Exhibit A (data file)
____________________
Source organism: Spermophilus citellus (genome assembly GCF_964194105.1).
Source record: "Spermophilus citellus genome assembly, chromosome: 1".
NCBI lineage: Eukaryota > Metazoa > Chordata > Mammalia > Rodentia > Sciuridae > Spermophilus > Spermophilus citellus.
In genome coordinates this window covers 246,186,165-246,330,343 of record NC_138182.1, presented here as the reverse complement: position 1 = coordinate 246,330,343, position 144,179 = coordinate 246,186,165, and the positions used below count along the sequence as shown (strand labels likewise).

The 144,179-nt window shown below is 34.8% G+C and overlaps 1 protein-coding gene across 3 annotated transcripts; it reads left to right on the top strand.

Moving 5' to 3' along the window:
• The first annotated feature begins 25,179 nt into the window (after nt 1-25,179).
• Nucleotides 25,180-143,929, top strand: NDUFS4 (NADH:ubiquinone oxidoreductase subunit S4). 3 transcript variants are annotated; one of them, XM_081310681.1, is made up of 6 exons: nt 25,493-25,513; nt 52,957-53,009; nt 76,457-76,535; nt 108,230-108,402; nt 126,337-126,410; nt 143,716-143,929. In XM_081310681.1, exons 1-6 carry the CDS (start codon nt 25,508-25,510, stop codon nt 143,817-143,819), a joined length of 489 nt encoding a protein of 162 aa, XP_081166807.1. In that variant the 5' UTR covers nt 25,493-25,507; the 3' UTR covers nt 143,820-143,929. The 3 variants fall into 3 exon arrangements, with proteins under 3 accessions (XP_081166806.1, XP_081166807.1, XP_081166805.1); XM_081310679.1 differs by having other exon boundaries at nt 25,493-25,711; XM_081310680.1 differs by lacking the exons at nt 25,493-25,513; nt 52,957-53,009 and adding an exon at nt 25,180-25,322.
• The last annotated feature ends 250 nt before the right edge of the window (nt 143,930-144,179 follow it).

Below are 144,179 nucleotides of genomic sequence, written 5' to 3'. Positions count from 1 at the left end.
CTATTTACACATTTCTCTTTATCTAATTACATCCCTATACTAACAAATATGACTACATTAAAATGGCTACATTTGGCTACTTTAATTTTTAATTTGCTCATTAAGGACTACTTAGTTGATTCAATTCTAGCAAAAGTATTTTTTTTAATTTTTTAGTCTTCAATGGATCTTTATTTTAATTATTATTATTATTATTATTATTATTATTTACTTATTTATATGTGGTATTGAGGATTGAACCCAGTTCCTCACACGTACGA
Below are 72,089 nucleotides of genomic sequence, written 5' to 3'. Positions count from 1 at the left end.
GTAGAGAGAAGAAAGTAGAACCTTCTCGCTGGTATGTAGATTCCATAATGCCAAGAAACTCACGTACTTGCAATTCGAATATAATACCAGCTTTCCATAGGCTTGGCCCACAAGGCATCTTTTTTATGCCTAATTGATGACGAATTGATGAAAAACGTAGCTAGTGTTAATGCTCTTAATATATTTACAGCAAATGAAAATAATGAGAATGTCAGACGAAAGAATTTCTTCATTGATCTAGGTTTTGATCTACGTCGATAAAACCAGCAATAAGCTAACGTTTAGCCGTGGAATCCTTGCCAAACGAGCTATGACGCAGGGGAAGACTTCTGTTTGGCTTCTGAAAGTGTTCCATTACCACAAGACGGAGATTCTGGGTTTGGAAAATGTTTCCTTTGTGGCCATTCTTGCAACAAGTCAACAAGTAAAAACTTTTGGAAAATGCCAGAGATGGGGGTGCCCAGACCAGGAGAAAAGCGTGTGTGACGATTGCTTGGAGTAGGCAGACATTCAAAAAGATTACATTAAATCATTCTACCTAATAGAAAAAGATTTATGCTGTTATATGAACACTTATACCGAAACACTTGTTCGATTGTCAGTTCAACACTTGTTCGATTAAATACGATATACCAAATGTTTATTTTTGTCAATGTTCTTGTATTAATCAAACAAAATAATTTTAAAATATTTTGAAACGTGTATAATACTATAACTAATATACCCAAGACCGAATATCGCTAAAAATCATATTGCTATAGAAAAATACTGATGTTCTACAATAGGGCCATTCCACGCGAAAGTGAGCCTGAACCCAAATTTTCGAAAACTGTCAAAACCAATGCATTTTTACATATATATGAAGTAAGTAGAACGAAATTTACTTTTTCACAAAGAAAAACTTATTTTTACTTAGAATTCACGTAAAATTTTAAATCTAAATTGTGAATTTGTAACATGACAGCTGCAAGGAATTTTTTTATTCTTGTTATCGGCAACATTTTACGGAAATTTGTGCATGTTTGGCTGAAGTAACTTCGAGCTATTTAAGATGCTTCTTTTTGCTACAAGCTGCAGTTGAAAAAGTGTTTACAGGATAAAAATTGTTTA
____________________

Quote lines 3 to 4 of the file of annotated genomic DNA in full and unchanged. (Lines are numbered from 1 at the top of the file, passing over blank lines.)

NCBI lineage: Eukaryota > Metazoa > Chordata > Mammalia > Rodentia > Sciuridae > Spermophilus > Spermophilus citellus.
In genome coordinates this window covers 246,186,165-246,330,343 of record NC_138182.1, presented here as the reverse complement: position 1 = coordinate 246,330,343, position 144,179 = coordinate 246,186,165, and the positions used below count along the sequence as shown (strand labels likewise).